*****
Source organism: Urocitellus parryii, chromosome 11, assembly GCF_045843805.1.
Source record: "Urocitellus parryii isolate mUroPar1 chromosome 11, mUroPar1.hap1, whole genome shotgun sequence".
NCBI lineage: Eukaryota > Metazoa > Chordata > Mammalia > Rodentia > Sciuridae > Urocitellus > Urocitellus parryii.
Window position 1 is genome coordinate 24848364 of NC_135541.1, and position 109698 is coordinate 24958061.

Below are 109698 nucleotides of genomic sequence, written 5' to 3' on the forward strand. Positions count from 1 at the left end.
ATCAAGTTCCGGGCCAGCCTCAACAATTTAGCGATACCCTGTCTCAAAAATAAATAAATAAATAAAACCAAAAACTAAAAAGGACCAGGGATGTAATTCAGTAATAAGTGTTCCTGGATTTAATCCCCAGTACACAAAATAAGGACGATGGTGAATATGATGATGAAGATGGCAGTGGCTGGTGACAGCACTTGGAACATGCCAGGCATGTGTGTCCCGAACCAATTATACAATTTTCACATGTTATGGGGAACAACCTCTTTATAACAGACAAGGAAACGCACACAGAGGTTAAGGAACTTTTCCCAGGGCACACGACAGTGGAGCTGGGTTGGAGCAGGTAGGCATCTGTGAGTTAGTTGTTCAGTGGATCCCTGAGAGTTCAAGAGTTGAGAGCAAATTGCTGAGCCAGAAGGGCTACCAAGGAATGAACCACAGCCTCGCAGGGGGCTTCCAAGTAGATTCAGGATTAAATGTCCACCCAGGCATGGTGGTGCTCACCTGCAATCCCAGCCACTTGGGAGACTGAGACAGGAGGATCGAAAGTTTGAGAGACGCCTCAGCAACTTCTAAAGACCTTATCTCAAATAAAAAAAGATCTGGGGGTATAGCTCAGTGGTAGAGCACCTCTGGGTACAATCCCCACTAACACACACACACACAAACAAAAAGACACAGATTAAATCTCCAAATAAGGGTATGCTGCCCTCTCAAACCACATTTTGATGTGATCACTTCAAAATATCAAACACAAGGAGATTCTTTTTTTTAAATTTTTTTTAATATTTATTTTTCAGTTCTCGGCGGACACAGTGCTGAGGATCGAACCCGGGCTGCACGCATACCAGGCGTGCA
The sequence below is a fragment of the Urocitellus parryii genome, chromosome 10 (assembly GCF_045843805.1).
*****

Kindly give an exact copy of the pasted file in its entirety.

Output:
Source organism: Urocitellus parryii, chromosome 11, assembly GCF_045843805.1.
Source record: "Urocitellus parryii isolate mUroPar1 chromosome 11, mUroPar1.hap1, whole genome shotgun sequence".
NCBI lineage: Eukaryota > Metazoa > Chordata > Mammalia > Rodentia > Sciuridae > Urocitellus > Urocitellus parryii.
Window position 1 is genome coordinate 24848364 of NC_135541.1, and position 109698 is coordinate 24958061.

Below are 109698 nucleotides of genomic sequence, written 5' to 3' on the forward strand. Positions count from 1 at the left end.
ATCAAGTTCCGGGCCAGCCTCAACAATTTAGCGATACCCTGTCTCAAAAATAAATAAATAAATAAAACCAAAAACTAAAAAGGACCAGGGATGTAATTCAGTAATAAGTGTTCCTGGATTTAATCCCCAGTACACAAAATAAGGACGATGGTGAATATGATGATGAAGATGGCAGTGGCTGGTGACAGCACTTGGAACATGCCAGGCATGTGTGTCCCGAACCAATTATACAATTTTCACATGTTATGGGGAACAACCTCTTTATAACAGACAAGGAAACGCACACAGAGGTTAAGGAACTTTTCCCAGGGCACACGACAGTGGAGCTGGGTTGGAGCAGGTAGGCATCTGTGAGTTAGTTGTTCAGTGGATCCCTGAGAGTTCAAGAGTTGAGAGCAAATTGCTGAGCCAGAAGGGCTACCAAGGAATGAACCACAGCCTCGCAGGGGGCTTCCAAGTAGATTCAGGATTAAATGTCCACCCAGGCATGGTGGTGCTCACCTGCAATCCCAGCCACTTGGGAGACTGAGACAGGAGGATCGAAAGTTTGAGAGACGCCTCAGCAACTTCTAAAGACCTTATCTCAAATAAAAAAAGATCTGGGGGTATAGCTCAGTGGTAGAGCACCTCTGGGTACAATCCCCACTAACACACACACACACAAACAAAAAGACACAGATTAAATCTCCAAATAAGGGTATGCTGCCCTCTCAAACCACATTTTGATGTGATCACTTCAAAATATCAAACACAAGGAGATTCTTTTTTTTAAATTTTTTTTAATATTTATTTTTCAGTTCTCGGCGGACACAGTGCTGAGGATCGAACCCGGGCTGCACGCATACCAGGCGTGCA
The sequence below is a fragment of the Urocitellus parryii genome, chromosome 10 (assembly GCF_045843805.1).